Rats are being trained to locate land mines and communicate their location by circling around them at Bucknell University. The Department of Defense funded project aims to perfect the training method, plus attach little backpacks to the rats so a laptop can track their position and map the mine field automatically. All the user will have to do is release the rats near a suspected mine field and watch the screen: R. Colin Johnson
Psychologist Kevin Myers holding a rat trained to detect land mines in his lab at Bucknell University.
Here is what Bucknell University says about it land-mine rats: Since the invention of land mines some seven centuries ago, activists, researchers and government officials have tried to root out the indiscriminant and deadly weapons with everything from metal detectors and robots to dogs, bees and rats.
The methods have, however, proved dangerous, labor-intensive and time-consuming.
Two Bucknell University professors are working with a U.S. Department of Defense contractor to develop faster and more sophisticated technology and methods to detect land mines. The team has devised a system to train rats to recognize and respond to the explosives, using materials that can be delivered anywhere with instructions that anyone can use.
Kevin Myers, an associate professor of psychology uses learning, memory and motivation to train the rats. Together with Joe Tranquillo, associate professor of biomedical and electrical engineering, the team is working with Coherent Technical Services Inc. (CTSI). The U.S. Army Research Office has awarded the company and Bucknell $100,000 for Phase I of the project. Such contracts are designated for small businesses and academic research partnerships that address real problems with marketable technology.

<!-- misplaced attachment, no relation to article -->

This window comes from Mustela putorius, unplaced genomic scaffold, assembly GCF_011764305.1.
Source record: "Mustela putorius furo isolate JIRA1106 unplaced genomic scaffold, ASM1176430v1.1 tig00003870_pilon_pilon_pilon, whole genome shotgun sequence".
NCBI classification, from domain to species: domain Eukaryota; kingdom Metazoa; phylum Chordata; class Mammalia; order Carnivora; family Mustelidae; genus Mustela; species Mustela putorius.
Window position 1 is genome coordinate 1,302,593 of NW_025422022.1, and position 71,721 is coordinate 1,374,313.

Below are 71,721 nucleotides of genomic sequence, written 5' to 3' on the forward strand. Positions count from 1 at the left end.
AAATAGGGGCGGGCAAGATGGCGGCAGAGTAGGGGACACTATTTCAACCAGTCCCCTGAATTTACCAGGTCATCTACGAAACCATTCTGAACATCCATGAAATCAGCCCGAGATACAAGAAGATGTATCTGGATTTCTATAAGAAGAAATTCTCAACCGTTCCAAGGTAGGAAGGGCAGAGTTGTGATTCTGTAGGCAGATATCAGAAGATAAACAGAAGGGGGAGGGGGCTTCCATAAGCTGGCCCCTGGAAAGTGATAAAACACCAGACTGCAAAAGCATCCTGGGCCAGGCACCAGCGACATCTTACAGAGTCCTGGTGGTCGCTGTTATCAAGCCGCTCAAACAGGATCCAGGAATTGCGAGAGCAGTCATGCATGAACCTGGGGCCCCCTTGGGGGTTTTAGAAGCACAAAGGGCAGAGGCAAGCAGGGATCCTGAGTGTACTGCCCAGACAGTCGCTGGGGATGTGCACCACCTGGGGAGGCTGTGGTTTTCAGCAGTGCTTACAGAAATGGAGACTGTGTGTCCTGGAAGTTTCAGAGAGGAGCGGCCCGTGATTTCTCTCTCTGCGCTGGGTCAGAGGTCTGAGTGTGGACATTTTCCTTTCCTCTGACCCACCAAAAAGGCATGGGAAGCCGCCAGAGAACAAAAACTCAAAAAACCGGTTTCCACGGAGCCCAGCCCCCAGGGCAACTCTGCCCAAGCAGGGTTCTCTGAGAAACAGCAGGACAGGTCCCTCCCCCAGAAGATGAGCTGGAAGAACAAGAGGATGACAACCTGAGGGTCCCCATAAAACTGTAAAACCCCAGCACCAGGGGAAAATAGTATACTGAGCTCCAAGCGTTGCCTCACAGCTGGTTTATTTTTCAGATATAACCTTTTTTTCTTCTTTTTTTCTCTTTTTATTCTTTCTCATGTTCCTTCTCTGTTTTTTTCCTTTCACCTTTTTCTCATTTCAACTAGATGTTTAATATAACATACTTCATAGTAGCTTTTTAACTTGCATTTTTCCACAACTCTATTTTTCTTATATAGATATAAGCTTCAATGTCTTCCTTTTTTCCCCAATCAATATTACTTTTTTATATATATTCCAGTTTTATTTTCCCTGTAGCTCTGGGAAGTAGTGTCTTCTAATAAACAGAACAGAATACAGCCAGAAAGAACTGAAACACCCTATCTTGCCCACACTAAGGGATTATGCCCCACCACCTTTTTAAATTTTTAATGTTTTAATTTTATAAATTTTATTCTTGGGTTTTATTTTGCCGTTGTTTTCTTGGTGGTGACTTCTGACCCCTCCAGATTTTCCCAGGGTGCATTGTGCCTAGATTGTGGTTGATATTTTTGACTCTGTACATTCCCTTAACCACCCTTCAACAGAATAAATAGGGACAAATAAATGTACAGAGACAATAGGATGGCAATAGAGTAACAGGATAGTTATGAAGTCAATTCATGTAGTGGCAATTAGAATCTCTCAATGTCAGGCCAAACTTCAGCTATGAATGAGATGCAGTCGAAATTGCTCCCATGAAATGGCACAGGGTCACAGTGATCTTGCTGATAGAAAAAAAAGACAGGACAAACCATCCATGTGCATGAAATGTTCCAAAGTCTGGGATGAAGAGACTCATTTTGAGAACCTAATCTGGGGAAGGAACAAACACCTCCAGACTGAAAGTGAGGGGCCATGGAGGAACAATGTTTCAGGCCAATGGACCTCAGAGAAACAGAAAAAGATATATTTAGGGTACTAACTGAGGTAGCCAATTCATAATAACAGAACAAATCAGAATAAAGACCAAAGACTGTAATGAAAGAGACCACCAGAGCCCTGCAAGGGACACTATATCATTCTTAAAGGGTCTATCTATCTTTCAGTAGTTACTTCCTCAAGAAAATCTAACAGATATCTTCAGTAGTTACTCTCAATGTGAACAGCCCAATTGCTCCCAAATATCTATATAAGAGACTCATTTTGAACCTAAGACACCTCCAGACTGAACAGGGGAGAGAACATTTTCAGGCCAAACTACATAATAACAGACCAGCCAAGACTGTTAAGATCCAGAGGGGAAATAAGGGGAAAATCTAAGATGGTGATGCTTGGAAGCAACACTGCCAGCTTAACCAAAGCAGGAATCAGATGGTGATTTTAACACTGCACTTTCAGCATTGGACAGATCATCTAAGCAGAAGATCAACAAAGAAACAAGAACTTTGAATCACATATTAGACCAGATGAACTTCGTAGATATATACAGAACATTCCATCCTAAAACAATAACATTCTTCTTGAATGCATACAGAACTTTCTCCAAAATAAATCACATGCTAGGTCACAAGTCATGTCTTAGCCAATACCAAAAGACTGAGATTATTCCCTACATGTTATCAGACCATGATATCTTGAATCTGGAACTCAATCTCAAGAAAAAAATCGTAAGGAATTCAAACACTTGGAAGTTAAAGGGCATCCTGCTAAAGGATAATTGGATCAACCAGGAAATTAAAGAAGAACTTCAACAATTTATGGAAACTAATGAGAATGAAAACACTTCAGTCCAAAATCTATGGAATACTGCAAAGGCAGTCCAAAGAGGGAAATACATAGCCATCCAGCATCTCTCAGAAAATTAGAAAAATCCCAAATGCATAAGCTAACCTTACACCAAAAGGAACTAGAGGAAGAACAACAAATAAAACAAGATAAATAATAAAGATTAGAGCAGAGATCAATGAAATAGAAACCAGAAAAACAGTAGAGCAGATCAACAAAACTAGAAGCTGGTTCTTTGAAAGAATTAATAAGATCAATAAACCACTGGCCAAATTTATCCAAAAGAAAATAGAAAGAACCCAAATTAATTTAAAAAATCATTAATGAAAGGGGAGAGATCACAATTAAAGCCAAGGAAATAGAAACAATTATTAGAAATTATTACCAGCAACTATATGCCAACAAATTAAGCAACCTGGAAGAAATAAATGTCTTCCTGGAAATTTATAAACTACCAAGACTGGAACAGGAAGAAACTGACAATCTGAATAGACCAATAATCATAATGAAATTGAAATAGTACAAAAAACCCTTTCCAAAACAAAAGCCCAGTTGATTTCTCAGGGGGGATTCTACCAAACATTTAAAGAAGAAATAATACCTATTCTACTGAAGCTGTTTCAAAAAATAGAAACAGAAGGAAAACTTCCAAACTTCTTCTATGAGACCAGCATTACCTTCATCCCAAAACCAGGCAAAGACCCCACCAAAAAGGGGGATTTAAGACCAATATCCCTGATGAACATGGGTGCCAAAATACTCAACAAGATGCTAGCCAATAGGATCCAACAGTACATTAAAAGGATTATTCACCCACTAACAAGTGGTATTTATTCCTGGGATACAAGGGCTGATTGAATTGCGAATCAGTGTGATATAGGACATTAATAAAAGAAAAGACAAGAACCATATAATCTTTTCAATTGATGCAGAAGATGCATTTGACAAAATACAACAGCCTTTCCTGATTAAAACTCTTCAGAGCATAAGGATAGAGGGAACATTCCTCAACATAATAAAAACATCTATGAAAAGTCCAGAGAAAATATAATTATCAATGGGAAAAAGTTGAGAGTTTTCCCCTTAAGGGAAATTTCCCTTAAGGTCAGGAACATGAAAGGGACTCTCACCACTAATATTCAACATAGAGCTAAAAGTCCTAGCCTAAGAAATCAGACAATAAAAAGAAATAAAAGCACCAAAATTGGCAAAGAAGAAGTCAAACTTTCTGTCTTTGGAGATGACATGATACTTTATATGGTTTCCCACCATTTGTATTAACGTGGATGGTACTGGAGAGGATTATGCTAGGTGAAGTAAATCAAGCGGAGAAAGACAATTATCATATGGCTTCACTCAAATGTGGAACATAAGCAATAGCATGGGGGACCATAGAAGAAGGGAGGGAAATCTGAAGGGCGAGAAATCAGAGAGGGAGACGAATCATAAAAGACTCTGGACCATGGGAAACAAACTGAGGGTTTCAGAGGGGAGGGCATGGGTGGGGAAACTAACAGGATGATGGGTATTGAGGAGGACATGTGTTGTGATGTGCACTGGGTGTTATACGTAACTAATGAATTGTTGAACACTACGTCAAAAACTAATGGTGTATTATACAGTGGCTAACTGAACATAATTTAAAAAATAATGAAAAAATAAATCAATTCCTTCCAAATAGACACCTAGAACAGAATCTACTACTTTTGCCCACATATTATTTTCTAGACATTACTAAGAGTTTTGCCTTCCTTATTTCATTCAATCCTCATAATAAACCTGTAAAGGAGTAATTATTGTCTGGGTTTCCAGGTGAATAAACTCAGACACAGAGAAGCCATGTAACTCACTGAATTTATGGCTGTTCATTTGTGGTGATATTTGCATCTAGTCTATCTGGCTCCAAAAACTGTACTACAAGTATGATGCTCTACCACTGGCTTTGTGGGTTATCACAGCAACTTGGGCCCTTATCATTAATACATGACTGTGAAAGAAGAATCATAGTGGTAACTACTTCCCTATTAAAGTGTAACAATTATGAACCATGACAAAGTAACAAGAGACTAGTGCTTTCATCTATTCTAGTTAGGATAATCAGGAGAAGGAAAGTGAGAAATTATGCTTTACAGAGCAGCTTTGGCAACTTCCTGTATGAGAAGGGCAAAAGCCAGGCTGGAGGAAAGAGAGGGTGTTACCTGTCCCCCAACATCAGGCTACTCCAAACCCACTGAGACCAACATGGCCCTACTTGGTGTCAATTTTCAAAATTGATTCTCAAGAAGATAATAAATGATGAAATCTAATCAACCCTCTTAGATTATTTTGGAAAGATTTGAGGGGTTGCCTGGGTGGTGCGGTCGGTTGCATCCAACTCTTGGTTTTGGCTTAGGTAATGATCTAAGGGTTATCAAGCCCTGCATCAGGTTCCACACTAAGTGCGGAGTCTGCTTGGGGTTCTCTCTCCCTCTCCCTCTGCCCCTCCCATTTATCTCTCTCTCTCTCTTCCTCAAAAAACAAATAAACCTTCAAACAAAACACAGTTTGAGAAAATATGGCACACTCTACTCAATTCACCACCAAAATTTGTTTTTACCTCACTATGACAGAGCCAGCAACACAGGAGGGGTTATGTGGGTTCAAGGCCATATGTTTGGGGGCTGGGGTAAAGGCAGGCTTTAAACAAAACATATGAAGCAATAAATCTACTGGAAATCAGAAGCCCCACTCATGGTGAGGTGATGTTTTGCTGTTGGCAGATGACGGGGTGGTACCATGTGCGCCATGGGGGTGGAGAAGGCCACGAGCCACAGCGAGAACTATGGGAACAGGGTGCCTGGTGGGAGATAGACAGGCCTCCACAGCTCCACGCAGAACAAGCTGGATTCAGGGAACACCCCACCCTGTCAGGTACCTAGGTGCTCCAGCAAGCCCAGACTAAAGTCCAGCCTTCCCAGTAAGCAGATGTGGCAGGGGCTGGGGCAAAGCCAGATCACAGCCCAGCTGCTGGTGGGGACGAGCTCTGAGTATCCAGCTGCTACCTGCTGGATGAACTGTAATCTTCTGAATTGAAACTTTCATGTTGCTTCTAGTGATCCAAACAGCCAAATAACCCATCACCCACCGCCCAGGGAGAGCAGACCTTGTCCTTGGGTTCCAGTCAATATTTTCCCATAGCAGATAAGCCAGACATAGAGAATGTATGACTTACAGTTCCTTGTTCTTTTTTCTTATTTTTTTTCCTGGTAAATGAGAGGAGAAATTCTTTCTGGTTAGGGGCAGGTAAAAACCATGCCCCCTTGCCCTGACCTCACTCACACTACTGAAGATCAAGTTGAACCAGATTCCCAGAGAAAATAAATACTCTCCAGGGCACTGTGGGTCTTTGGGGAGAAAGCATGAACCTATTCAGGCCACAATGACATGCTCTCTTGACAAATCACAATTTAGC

Land mines are especially dangerous because they are often buried then lay concealed for years. The International Campaign to Ban Landmines describes land mines as indiscriminate weapons that kill and injure thousand of people each year, instilling fear and serving as a barrier to development.
The project is an "innovative yet low-tech solution" to address a problem in developing areas of the world, Myers said. The big advantage to training rats rather than larger animals is that the rats are small and light and do not trip the land mines, which can remain dangerous for years after they are installed.
In his lab at Bucknell, Myers is training rats to respond to the scent of land mines by doing a simple task: turning in circles. The project is a combination of psychology, animal behavior and engineering, Myers said.
Myers asked Tranquillo to collaborate with him on making the techniques easy for anyone to use. Tranquillo is working with student Matt Young Jr. in the University's new Richard J. Mooney Innovative Design Laboratory to develop the electrical, mechanical and thermal technology and software for the project. Graphic illustrations will provide users with step-by-step instructions on how to train and work with the rats in areas where land mines are present.
The rats will be outfitted with miniature backpacks and wireless transmitters that track their positions and movements. During the first part of their training, the rats learn to associate a mild buzz in the backpack – much like the "vibrate" setting in a cell phone--with getting a food reward. Eventually, the buzz itself acts as a reward that may be triggered when the rats complete certain tasks.
In the next phase of training, the rats are prompted to sniff various odors and are rewarded for doing something specific in response, such as turning to the left rather than the right, when the land mine odor is present. Eventually, the rats learn to behave more distinctively when they detect that odor.
If the project is successful, the contract could be extended for two years with an award of up to $750,000. In Phase II, the Army would provide support for recruiting private investors for the final phase, product development.